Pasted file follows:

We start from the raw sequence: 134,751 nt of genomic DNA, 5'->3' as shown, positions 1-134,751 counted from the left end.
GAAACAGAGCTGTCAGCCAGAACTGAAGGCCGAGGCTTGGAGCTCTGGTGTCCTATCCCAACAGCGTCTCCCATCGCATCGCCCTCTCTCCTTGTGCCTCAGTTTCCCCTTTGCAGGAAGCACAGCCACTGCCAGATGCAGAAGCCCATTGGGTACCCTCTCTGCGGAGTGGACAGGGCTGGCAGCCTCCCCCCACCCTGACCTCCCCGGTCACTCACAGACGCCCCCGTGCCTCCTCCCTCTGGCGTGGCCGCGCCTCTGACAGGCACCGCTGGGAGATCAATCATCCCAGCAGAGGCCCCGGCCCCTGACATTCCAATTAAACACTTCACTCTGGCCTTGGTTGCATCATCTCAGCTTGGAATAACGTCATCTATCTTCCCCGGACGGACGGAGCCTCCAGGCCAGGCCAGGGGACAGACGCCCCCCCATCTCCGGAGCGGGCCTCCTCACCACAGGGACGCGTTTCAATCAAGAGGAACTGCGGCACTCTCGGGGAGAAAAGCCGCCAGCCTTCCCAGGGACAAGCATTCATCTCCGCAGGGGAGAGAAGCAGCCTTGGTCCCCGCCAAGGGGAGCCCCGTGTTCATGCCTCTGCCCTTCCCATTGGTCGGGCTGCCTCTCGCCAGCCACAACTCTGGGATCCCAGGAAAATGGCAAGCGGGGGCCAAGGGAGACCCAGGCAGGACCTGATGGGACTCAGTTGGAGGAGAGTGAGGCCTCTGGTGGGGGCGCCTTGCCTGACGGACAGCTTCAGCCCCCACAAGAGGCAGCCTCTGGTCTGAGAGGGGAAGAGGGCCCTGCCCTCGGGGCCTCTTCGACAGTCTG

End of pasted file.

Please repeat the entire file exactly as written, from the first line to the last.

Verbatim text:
We start from the raw sequence: 134,751 nt of genomic DNA, 5'->3' as shown, positions 1-134,751 counted from the left end.
GAAACAGAGCTGTCAGCCAGAACTGAAGGCCGAGGCTTGGAGCTCTGGTGTCCTATCCCAACAGCGTCTCCCATCGCATCGCCCTCTCTCCTTGTGCCTCAGTTTCCCCTTTGCAGGAAGCACAGCCACTGCCAGATGCAGAAGCCCATTGGGTACCCTCTCTGCGGAGTGGACAGGGCTGGCAGCCTCCCCCCACCCTGACCTCCCCGGTCACTCACAGACGCCCCCGTGCCTCCTCCCTCTGGCGTGGCCGCGCCTCTGACAGGCACCGCTGGGAGATCAATCATCCCAGCAGAGGCCCCGGCCCCTGACATTCCAATTAAACACTTCACTCTGGCCTTGGTTGCATCATCTCAGCTTGGAATAACGTCATCTATCTTCCCCGGACGGACGGAGCCTCCAGGCCAGGCCAGGGGACAGACGCCCCCCCATCTCCGGAGCGGGCCTCCTCACCACAGGGACGCGTTTCAATCAAGAGGAACTGCGGCACTCTCGGGGAGAAAAGCCGCCAGCCTTCCCAGGGACAAGCATTCATCTCCGCAGGGGAGAGAAGCAGCCTTGGTCCCCGCCAAGGGGAGCCCCGTGTTCATGCCTCTGCCCTTCCCATTGGTCGGGCTGCCTCTCGCCAGCCACAACTCTGGGATCCCAGGAAAATGGCAAGCGGGGGCCAAGGGAGACCCAGGCAGGACCTGATGGGACTCAGTTGGAGGAGAGTGAGGCCTCTGGTGGGGGCGCCTTGCCTGACGGACAGCTTCAGCCCCCACAAGAGGCAGCCTCTGGTCTGAGAGGGGAAGAGGGCCCTGCCCTCGGGGCCTCTTCGACAGTCTG